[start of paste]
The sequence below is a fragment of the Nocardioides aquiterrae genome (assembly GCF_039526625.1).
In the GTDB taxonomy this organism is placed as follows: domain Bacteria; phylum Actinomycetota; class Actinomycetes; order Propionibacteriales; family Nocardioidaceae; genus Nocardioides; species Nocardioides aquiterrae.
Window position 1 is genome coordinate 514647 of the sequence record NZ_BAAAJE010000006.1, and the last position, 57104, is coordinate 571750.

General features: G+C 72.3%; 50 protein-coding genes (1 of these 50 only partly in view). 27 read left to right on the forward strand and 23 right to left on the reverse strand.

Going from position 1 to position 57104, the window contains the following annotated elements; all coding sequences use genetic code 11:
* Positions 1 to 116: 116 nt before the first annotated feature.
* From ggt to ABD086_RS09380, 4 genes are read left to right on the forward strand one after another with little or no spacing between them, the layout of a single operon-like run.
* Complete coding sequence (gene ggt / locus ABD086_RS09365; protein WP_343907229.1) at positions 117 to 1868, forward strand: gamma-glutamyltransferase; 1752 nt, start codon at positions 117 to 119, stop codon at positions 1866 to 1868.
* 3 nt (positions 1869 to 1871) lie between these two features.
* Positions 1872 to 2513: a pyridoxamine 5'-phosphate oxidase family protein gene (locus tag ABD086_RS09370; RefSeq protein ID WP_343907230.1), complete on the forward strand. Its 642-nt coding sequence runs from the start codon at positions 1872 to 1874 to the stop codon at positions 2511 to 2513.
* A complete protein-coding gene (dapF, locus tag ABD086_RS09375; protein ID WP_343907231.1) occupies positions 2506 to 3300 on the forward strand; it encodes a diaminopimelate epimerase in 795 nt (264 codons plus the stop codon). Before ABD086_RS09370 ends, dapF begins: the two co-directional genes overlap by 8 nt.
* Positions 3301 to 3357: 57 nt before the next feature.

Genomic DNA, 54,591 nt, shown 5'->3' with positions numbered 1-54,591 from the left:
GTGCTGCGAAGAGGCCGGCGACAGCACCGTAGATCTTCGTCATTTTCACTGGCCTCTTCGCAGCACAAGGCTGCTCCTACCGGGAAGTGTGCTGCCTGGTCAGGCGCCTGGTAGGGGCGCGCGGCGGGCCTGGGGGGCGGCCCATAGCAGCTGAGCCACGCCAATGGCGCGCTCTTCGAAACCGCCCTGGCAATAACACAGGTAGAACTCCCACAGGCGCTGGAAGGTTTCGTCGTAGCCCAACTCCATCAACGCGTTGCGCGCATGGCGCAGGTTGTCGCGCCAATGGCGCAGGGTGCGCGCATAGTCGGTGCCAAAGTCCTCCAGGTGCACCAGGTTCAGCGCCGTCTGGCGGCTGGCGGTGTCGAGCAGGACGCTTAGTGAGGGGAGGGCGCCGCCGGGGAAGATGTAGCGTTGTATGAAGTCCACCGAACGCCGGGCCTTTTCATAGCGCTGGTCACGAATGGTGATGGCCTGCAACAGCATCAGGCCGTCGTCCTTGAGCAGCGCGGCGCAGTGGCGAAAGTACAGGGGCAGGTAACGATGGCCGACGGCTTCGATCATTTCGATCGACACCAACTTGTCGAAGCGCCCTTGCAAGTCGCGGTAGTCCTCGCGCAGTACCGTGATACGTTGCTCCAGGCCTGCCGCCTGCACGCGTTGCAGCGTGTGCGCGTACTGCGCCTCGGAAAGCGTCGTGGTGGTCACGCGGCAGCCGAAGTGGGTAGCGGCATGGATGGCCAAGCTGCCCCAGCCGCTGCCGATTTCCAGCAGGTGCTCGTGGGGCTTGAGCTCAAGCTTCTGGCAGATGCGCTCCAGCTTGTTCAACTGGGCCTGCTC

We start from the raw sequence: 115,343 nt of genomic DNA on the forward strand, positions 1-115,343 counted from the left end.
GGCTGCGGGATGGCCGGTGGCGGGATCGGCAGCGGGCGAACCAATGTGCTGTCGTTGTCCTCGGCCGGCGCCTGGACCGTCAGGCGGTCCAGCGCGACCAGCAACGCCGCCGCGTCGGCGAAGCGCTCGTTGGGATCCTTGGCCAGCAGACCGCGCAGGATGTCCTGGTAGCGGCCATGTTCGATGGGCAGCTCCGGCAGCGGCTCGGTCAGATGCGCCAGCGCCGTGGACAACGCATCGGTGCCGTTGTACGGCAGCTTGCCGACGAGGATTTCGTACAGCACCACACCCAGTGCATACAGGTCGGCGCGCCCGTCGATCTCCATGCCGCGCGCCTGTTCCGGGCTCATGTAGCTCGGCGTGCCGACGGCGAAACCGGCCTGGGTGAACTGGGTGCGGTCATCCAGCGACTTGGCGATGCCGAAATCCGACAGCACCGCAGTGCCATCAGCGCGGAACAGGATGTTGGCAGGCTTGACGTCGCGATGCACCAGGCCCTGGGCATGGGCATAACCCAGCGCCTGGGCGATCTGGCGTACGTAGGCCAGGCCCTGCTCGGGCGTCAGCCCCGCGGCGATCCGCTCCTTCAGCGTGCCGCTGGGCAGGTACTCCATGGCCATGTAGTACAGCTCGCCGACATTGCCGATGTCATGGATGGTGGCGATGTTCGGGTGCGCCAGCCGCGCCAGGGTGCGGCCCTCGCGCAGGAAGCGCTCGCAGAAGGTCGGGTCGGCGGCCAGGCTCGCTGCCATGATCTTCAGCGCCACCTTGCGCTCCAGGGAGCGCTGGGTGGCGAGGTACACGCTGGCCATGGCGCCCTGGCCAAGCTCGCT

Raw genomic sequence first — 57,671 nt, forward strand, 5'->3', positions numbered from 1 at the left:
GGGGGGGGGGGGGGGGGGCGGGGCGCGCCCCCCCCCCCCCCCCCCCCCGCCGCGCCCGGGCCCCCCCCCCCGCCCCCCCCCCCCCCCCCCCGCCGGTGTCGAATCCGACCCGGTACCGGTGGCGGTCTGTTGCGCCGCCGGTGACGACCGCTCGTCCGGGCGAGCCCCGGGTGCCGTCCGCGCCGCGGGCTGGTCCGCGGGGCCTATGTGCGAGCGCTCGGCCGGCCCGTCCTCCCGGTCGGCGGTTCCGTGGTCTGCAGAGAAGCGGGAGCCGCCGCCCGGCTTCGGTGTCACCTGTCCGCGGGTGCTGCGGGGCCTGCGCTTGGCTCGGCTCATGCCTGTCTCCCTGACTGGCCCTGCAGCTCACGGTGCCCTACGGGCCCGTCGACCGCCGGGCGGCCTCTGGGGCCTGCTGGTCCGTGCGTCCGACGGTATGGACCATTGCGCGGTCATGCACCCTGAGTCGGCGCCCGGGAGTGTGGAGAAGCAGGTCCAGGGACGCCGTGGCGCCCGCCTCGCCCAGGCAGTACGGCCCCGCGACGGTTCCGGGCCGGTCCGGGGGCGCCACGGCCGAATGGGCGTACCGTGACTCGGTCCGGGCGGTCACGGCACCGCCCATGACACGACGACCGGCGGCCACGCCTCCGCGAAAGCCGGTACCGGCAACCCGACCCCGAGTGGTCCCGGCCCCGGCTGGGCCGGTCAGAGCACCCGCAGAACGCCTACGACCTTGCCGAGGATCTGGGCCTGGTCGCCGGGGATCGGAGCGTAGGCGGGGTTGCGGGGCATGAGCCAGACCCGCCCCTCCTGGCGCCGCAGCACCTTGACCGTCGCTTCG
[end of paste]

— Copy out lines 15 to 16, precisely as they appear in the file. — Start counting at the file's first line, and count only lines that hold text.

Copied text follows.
We start from the raw sequence: 115,343 nt of genomic DNA on the forward strand, positions 1-115,343 counted from the left end.
GGCTGCGGGATGGCCGGTGGCGGGATCGGCAGCGGGCGAACCAATGTGCTGTCGTTGTCCTCGGCCGGCGCCTGGACCGTCAGGCGGTCCAGCGCGACCAGCAACGCCGCCGCGTCGGCGAAGCGCTCGTTGGGATCCTTGGCCAGCAGACCGCGCAGGATGTCCTGGTAGCGGCCATGTTCGATGGGCAGCTCCGGCAGCGGCTCGGTCAGATGCGCCAGCGCCGTGGACAACGCATCGGTGCCGTTGTACGGCAGCTTGCCGACGAGGATTTCGTACAGCACCACACCCAGTGCATACAGGTCGGCGCGCCCGTCGATCTCCATGCCGCGCGCCTGTTCCGGGCTCATGTAGCTCGGCGTGCCGACGGCGAAACCGGCCTGGGTGAACTGGGTGCGGTCATCCAGCGACTTGGCGATGCCGAAATCCGACAGCACCGCAGTGCCATCAGCGCGGAACAGGATGTTGGCAGGCTTGACGTCGCGATGCACCAGGCCCTGGGCATGGGCATAACCCAGCGCCTGGGCGATCTGGCGTACGTAGGCCAGGCCCTGCTCGGGCGTCAGCCCCGCGGCGATCCGCTCCTTCAGCGTGCCGCTGGGCAGGTACTCCATGGCCATGTAGTACAGCTCGCCGACATTGCCGATGTCATGGATGGTGGCGATGTTCGGGTGCGCCAGCCGCGCCAGGGTGCGGCCCTCGCGCAGGAAGCGCTCGCAGAAGGTCGGGTCGGCGGCCAGGCTCGCTGCCATGATCTTCAGCGCCACCTTGCGCTCCAGGGAGCGCTGGGTGGCGAGGTACACGCTGGCCATGGCGCCCTGGCCAAGCTCGCT